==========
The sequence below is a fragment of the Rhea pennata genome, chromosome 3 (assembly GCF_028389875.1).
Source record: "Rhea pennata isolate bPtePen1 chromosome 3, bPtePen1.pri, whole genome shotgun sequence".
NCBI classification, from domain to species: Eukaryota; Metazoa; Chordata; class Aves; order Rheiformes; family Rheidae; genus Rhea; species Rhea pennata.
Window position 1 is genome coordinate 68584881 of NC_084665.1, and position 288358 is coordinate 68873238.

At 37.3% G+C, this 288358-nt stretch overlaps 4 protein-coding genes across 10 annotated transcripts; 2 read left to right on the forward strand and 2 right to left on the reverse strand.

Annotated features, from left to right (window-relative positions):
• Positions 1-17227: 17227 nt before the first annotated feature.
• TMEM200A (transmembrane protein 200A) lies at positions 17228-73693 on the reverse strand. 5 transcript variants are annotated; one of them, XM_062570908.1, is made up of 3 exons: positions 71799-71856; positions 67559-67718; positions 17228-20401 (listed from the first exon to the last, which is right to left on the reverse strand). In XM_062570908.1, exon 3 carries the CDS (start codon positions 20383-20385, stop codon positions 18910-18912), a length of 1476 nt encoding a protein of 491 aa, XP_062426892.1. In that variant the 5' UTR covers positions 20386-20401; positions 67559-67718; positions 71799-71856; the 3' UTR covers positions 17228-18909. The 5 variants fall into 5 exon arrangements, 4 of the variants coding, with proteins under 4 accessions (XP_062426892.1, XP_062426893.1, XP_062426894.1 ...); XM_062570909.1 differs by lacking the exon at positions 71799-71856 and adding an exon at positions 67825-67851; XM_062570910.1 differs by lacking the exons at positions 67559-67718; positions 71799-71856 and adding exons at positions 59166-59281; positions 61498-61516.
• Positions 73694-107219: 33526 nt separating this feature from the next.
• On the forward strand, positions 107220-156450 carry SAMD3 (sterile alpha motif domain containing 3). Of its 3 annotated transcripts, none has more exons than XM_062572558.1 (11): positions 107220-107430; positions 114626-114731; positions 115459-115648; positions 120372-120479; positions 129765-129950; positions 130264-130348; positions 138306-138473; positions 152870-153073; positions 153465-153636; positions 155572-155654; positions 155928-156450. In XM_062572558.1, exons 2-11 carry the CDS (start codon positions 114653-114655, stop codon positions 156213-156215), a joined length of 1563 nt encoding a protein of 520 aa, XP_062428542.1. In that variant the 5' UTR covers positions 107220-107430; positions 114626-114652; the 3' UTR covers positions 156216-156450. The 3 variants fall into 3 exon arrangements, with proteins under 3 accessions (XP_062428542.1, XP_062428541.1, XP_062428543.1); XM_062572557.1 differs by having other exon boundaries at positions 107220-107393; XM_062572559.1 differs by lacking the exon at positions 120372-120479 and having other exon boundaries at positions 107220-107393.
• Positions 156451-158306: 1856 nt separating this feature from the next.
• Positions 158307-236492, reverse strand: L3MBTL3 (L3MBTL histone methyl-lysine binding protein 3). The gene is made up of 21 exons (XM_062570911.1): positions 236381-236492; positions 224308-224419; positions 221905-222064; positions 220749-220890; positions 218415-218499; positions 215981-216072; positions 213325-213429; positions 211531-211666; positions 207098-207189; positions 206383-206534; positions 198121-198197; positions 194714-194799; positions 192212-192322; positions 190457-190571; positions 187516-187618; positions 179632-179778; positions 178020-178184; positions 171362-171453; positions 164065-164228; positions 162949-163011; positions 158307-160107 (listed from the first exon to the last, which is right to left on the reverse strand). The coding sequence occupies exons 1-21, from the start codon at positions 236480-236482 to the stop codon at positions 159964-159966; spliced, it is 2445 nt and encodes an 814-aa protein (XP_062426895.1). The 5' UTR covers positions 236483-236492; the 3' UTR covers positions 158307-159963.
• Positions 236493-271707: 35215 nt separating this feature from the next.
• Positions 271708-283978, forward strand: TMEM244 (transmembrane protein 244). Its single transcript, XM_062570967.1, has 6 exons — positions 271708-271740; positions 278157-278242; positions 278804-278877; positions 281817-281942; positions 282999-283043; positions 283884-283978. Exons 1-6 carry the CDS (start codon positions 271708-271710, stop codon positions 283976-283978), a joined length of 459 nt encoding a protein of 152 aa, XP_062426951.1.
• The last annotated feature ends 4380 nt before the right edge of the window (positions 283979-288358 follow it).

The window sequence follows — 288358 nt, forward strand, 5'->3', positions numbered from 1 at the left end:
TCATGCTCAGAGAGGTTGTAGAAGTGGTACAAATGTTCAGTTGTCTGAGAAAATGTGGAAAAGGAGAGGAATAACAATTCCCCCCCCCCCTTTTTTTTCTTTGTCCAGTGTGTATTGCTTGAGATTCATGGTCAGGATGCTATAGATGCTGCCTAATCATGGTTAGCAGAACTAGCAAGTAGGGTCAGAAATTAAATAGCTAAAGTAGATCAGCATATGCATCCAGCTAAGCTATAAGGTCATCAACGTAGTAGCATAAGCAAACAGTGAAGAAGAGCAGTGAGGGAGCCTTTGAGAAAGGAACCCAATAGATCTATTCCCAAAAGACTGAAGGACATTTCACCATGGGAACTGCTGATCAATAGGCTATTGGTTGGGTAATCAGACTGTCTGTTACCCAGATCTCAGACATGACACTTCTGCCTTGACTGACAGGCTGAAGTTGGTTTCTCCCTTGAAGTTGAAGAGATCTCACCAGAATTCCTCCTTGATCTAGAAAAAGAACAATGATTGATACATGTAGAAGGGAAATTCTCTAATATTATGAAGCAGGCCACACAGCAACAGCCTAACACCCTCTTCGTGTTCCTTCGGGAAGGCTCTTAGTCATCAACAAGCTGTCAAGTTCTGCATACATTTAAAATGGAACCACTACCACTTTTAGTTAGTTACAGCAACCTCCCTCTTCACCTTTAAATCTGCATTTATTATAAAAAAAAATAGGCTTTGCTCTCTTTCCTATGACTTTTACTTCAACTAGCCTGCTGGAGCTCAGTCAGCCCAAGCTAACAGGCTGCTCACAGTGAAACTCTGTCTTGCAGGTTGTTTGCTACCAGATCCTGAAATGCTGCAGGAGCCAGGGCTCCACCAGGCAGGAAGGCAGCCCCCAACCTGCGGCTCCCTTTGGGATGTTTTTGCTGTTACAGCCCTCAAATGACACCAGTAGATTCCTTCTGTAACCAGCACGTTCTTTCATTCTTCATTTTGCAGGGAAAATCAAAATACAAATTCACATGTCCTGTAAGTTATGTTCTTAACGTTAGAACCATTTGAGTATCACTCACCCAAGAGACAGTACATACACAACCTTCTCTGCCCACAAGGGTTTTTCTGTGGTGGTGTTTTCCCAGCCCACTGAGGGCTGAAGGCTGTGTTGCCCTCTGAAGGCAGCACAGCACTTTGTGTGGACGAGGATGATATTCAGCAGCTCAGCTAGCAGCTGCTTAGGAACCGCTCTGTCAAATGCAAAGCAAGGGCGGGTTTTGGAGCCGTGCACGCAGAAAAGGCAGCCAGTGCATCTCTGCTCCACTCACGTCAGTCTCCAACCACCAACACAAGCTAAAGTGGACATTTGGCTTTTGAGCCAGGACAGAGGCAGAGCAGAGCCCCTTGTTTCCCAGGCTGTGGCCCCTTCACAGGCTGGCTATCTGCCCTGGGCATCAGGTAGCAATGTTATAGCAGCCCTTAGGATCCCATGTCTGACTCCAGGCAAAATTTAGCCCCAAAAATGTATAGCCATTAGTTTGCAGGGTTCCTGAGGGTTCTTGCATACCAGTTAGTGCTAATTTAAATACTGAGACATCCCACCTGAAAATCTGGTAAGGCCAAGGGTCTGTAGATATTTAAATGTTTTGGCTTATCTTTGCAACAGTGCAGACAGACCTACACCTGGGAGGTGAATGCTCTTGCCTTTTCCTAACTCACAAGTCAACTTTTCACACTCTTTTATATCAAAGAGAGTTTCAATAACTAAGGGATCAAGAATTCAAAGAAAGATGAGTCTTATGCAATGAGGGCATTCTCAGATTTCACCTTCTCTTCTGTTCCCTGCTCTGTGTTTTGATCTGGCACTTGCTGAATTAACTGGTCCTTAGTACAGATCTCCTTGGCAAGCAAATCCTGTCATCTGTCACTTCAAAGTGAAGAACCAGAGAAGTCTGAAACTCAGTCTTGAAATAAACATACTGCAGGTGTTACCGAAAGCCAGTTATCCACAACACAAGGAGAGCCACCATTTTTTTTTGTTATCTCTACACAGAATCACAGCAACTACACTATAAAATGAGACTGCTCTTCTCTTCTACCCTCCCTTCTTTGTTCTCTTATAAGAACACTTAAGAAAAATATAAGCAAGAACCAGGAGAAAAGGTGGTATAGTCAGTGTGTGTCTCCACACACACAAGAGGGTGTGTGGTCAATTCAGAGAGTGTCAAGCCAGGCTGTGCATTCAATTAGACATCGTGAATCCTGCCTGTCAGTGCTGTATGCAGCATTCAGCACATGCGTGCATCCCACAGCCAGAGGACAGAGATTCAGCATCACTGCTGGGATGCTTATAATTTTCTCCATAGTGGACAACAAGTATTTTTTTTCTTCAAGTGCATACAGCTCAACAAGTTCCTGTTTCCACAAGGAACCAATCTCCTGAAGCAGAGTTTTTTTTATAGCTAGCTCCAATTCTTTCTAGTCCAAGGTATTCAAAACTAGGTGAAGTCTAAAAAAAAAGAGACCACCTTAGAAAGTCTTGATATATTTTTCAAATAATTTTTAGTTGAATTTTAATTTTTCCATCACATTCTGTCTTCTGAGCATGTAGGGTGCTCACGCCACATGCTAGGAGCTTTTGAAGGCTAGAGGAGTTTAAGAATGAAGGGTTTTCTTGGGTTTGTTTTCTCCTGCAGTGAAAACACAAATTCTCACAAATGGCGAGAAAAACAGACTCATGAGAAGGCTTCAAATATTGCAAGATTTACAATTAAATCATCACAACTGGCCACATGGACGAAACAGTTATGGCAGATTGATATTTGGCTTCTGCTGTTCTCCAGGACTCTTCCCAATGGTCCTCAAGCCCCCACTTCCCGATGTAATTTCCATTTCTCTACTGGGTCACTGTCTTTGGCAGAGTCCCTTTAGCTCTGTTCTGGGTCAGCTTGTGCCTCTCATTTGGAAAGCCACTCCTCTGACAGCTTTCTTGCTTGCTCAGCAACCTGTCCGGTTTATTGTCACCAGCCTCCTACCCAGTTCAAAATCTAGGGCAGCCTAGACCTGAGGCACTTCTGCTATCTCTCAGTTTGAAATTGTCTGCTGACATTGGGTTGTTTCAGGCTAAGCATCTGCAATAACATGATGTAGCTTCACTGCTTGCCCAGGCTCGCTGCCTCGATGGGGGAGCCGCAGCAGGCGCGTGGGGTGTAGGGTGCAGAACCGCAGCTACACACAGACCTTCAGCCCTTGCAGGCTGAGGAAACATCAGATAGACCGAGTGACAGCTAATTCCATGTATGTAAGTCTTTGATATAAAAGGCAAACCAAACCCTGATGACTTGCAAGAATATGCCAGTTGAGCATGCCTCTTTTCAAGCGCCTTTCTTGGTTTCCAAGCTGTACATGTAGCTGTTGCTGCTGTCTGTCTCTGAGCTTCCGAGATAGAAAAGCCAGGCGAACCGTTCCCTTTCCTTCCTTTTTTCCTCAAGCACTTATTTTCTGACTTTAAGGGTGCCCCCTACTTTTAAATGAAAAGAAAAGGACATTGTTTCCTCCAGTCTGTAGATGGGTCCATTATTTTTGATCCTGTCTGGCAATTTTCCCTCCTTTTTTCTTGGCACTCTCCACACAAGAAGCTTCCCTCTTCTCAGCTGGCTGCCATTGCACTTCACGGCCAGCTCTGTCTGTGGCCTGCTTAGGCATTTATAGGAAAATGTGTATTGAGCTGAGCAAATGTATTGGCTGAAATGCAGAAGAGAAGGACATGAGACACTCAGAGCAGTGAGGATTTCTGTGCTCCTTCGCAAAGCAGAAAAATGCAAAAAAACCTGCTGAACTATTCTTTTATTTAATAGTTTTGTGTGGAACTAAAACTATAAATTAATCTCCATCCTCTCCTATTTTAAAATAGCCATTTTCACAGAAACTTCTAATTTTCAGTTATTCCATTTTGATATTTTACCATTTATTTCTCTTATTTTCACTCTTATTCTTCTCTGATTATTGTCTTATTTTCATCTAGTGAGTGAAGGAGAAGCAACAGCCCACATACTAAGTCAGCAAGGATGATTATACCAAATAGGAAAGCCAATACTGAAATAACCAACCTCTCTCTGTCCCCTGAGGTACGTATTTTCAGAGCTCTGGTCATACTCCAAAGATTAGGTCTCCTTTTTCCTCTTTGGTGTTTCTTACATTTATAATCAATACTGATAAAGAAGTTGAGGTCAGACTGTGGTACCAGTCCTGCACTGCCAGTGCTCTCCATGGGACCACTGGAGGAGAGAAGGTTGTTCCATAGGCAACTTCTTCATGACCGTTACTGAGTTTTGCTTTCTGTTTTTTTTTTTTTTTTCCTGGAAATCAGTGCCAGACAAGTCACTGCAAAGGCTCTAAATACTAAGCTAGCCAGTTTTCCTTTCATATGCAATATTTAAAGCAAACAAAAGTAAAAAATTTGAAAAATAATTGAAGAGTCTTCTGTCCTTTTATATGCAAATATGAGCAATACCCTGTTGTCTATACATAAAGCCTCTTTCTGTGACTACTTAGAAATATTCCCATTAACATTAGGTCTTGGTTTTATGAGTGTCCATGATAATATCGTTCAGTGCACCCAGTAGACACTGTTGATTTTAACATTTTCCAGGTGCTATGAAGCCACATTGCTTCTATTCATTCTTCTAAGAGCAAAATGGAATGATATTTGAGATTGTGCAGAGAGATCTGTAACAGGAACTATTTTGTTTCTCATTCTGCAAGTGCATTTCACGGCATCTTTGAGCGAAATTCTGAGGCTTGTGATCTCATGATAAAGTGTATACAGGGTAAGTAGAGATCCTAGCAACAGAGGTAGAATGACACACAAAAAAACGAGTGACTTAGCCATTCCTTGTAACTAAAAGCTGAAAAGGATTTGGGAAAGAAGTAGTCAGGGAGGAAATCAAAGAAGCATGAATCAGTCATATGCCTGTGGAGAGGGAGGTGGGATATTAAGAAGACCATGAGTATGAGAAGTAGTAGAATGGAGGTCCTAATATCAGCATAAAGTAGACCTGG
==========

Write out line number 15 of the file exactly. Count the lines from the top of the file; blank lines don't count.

• The last annotated feature ends 4380 nt before the right edge of the window (positions 283979-288358 follow it).